** This one was a fun one to write. In fact, it surprised me with some of the bits. For this week’s challenge we have maid service, an ugly dog, and a big change. Enjoy!**
The Fairlaine Hotel had been built in the 1860’s. Its castle-like stone façade had maintained its original beauty and the grounds were painstakingly maintained by an exceedingly excellent staff of groundskeepers. The interior had been updated on numerous occasions, and the current incarnation had all the amenities of a 5 star hotel while still looking like it belonged to another time. I managed the whole operations, a coup for someone my age, and I loved every stressful overworked second of it. I was never completely off duty, though the night manager did take some of the burden from my shoulders. I very rarely left the property though, because I needed to be on hand to take care of any situation
One of the best things about living in a hotel was the maid service. I never had to worry about towels, or making the bed. I never had to vacuum or dust. My suite of rooms was always neat and tidy. The guest rooms were always catered to first, but once that had been taken care of, the staff suites were also cleaned. Usually my rooms were done by the time I managed to make it up there at about eight P.M. So I was surprised when I walked down the hall and saw the maid cart outside my door, which was propped open.
It all made sense when I walked in. Leo had only been on staff at the Fairlaine for three weeks, and this was his first shift on his own. It made sense that it would take him a bit longer to complete his tasks until he really got into the swing of things. I stood there and watched him work for a moment. Leo was efficient, though slow, and I had no doubt that he’d eventually handle himself well. I was pleased with his progress, and with the young man himself.
Until I heard a bark.
Shocked, my gaze shot to the corner where a dog was sitting patiently on a pile of towels. Not just a dog though. It had to be the ugliest dog I had ever seen. It was some sort of mix, but it had gotten the worst off all the traits. Its ears were long and hairless, its snout somewhere between smooshed in and long and pointy, and its fur was mottled brown, red, white, and gray without any discernable pattern. It looked like someone had taken a bunch of leftover parts, tossed them into a blender, and this dog was the result. I would have felt sorry for it, except I shouldn’t have seen it in the first place.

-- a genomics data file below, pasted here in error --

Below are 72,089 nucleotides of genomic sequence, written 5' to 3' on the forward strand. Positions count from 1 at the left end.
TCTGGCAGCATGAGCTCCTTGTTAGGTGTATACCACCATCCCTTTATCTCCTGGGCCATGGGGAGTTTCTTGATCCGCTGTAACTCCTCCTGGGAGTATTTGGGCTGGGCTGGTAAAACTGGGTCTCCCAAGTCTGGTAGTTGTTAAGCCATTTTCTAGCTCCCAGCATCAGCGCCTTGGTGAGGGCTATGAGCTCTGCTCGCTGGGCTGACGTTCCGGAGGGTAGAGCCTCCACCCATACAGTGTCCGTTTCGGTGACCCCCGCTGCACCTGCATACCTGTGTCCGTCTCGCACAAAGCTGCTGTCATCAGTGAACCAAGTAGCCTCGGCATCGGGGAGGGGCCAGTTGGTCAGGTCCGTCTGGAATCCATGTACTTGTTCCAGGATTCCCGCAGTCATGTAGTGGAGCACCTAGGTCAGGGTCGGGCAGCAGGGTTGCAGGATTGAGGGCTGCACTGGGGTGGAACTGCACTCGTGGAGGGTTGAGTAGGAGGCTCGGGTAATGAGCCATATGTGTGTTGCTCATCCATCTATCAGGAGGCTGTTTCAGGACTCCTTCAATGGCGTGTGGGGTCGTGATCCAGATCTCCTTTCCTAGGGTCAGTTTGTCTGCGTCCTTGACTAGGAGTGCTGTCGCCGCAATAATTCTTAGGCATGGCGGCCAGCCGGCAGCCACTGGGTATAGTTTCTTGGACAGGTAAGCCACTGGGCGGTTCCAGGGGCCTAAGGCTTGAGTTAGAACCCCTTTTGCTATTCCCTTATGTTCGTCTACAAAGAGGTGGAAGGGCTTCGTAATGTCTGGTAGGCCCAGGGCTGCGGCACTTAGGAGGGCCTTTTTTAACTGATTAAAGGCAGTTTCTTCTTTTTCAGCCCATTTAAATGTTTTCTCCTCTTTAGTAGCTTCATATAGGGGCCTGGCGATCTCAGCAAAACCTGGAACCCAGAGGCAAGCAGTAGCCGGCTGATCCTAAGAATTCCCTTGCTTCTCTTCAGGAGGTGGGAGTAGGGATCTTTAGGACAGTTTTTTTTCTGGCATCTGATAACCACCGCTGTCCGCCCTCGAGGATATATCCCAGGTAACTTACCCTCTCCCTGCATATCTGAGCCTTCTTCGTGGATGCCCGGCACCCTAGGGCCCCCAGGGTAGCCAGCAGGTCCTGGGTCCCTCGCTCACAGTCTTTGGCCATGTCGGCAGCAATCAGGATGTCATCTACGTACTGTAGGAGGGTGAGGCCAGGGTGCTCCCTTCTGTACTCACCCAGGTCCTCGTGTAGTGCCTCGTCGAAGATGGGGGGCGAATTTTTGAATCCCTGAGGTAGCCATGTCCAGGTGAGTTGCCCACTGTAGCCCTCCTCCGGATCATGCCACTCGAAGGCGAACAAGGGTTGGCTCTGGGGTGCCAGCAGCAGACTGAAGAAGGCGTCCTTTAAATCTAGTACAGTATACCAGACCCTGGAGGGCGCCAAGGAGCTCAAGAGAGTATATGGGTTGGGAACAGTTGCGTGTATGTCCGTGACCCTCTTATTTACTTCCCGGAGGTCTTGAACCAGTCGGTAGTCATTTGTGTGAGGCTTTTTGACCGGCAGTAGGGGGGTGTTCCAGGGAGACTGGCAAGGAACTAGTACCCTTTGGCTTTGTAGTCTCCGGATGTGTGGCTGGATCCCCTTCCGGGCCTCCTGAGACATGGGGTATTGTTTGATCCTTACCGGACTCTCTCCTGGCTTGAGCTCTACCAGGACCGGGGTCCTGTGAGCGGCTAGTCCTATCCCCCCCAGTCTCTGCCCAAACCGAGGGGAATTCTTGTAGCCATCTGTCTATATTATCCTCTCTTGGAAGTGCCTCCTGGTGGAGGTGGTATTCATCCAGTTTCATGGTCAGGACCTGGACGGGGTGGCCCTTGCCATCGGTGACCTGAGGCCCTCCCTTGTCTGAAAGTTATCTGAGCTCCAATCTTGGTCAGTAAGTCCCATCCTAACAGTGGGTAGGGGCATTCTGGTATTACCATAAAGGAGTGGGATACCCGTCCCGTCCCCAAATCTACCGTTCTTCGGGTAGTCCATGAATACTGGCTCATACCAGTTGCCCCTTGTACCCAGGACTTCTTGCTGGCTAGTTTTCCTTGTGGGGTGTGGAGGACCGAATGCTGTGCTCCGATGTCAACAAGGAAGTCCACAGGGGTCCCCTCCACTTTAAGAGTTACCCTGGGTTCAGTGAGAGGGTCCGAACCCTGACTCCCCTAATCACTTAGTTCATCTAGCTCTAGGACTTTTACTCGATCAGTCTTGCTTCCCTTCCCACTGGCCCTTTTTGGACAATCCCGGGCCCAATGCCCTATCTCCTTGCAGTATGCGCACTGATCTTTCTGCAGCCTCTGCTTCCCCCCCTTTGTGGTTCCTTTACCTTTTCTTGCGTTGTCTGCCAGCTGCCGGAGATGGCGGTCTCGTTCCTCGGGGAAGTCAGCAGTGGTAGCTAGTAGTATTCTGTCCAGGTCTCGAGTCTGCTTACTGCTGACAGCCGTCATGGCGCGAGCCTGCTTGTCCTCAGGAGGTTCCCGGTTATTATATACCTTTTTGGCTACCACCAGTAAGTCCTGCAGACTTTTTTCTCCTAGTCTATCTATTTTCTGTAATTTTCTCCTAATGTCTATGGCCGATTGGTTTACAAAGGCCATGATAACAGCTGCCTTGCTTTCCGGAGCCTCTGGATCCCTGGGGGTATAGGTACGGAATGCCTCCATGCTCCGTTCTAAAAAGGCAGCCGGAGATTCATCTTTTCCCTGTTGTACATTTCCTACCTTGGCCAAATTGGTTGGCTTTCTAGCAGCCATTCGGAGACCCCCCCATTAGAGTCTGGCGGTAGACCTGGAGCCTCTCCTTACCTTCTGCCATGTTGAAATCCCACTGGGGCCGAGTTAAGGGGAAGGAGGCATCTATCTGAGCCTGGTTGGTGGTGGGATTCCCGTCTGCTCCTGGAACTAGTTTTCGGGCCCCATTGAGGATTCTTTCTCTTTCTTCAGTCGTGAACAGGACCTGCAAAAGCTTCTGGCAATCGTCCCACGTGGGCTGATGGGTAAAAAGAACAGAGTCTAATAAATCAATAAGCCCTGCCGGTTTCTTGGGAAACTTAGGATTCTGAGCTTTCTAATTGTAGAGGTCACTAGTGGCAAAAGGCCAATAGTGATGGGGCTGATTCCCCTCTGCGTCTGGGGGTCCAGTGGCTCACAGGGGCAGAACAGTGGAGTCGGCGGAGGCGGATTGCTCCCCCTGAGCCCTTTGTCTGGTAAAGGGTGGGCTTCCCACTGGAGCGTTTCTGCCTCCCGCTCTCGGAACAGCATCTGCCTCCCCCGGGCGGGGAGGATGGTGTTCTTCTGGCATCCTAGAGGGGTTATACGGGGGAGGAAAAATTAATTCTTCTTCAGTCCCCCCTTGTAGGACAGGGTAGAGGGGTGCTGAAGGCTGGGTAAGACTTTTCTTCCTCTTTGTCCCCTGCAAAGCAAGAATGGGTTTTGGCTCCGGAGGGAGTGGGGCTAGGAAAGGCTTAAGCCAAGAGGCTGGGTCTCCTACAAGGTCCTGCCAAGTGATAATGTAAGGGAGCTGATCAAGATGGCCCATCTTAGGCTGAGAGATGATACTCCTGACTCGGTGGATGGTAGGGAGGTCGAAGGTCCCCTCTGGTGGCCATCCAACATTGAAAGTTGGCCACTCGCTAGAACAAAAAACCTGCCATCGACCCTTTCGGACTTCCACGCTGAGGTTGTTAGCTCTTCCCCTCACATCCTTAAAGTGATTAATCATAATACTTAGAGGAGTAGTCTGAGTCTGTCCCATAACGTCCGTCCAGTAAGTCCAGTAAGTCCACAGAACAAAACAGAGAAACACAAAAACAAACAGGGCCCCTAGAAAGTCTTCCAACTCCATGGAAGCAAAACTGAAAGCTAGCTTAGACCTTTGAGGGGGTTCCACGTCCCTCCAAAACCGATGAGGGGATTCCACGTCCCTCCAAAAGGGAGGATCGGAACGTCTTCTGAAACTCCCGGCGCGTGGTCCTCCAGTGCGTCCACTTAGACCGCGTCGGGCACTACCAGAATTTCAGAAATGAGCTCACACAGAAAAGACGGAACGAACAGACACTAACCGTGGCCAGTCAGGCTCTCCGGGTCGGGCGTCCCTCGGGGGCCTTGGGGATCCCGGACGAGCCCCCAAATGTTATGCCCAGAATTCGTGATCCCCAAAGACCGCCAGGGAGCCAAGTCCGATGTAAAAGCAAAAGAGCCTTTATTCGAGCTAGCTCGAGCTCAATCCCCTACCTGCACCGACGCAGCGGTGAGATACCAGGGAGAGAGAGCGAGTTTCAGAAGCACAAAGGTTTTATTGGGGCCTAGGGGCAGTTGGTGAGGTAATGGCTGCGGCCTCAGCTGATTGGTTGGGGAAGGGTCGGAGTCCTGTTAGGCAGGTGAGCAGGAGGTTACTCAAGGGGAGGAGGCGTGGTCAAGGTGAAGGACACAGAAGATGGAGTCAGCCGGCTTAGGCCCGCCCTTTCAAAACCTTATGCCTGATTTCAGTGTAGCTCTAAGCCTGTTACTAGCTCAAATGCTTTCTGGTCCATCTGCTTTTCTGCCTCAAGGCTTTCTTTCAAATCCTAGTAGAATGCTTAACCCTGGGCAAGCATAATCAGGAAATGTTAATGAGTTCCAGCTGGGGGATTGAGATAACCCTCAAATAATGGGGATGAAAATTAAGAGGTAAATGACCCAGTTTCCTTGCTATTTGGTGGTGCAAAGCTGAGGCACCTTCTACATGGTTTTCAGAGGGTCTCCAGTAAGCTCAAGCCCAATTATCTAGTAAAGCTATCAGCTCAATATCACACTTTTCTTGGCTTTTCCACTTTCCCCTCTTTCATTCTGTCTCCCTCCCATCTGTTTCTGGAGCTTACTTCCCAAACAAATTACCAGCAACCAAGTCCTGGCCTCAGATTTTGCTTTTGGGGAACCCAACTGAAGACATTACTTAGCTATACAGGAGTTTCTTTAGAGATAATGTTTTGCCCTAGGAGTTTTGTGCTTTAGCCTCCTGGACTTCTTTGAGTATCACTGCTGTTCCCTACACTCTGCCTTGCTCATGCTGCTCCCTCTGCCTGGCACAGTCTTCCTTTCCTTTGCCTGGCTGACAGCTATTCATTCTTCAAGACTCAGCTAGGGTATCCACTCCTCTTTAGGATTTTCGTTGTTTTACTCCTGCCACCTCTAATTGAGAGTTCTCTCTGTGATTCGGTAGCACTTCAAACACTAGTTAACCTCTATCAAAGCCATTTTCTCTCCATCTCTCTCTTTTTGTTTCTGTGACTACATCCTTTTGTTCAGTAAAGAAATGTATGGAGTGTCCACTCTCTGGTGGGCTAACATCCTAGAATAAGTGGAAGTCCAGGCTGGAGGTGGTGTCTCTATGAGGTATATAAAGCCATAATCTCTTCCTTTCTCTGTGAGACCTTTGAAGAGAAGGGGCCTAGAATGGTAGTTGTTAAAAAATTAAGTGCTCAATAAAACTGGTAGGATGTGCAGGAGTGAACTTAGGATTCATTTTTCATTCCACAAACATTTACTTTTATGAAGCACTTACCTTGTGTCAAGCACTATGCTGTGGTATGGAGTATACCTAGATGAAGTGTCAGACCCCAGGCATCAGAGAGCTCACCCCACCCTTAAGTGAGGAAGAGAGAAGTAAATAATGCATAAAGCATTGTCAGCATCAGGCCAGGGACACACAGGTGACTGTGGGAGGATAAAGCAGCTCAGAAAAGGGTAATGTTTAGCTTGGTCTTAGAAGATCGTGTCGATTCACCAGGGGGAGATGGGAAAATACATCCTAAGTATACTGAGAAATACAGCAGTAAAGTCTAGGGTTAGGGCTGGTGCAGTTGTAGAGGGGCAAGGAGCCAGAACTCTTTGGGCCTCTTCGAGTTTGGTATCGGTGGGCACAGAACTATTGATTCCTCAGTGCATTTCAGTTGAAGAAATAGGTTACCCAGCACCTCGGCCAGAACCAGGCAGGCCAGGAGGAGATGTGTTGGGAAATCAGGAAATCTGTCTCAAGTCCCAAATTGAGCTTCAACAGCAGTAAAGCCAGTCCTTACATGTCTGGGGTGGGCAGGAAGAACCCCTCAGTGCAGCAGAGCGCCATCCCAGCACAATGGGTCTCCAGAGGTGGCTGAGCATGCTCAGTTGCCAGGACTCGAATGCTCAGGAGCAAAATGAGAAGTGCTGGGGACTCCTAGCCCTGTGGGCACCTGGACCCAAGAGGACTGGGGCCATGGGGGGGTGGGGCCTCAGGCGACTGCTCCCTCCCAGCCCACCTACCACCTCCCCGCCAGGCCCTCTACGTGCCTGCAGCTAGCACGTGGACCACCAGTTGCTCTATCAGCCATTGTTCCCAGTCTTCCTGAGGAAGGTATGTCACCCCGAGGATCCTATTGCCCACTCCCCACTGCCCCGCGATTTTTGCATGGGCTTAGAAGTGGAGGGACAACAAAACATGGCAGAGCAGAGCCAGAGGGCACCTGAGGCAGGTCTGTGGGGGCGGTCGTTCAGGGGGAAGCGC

I was going to hate to fire Leo—he had promise—but pets were not allowed in the hotel. Animals of any kind were banned, unless they were a registered service animal. This dog, happily panting in the corner, was most certainly not.
I cleared my throat. Leo startled and jumped, then whirled around, eyes wide. He colored prettily, even as he started to stammer out an apology.
“Mr. Carpenter, sir! I’m sorry. I can explain.”
Oh this I had to hear. I motioned for him to go on. Leo took a deep breath. “I was a little slow today because I had to keep running and checking—” he cut himself off with a shake of his head, and then let his head drop low. “I swear I finished all the guest rooms in a timely manner.”
“Leo,” I said as gently as I could, and waited for him to look up at me. “First of all, I told you already, you don’t have to call me Mr. Carpenter. No one does. Okay?”
He nodded and kept his wide eyes fixed on me. I smiled to soften the next words.
“But dogs aren’t allowed in the hotel. Ever. No exceptions.” I gave him a stern glare, but as I saw the true sadness creep into his eyes, my “boss” persona faded. I held open my arms and he came running into them. I squeezed him tightly and kissed the side of his head. “Sorry, love. You knew that when you moved in here with me. Where in the hell did you get that mutt anyway?”
“Found him,” Leo mumbled into the skin of my neck. “He was dirty and hungry and obviously it had been awhile since he was loved. But he’s friendly and so sweet.”
I gave Leo an extra squeeze. “I’m sorry, but we can’t keep him.”
Leo nodded and pulled away. He looked up at me with his big blue eyes, and I was ready to promise him the world. He knew it too, but I had to give him credit for toning it down. This wasn’t something I could change. Or could I?
“You know,” I said thoughtfully, my gaze straying to the happy, ugly dog in the corner. “I bet a lot of our guests would like to bring their pet along. I bet we’d get twice as many bookings if we were pet friendly.”
“What are you thinking?” Leo asked. I saw hope light his eyes.
“That there’s that shed by the pond that’s sitting empty. And it would make a great place for a pet spa and daycare. That allowing guests to bring their animals would mean higher revenue in the long run.”
Leo nodded. “Yeah, but…” He paused and glanced at the dog. “Can you really make that happen?”
“It’d be a big change,” I said absently, my mind working. “It would take some convincing to get the owners to agree. I’d have to go to them with a solid plan. And there would have to be someone who would dedicate themselves to being Animal Guest Liaison.”
Leo caught on fast. I always knew he was smart. “I’d be an awesome Animal Guest Liaison.”
“You would,” I agreed. I pulled him in tight again, and kissed him soundly, only to be interrupted by the dog barking. I pulled back with a scowl. “In the meantime, you have to find somewhere else for the dog to stay.”
“Krissy would take him, as long as I didn’t make her keep him indefinitely.”
“Your sister is a gem.” I nodded, then stepped away. “Finish your work, take the dog to Krissy’s, and then we’ve got research to do.”
Leo nodded, and moved to do as I directed. But then he stopped and turned, gracing me with his biggest, most heartfelt smile. “I love you. And I love that you would do this for me.”
“It’s not just for you,” I protested. We both knew it was a lie. I laughed. “I love you too, babe. Get to work.”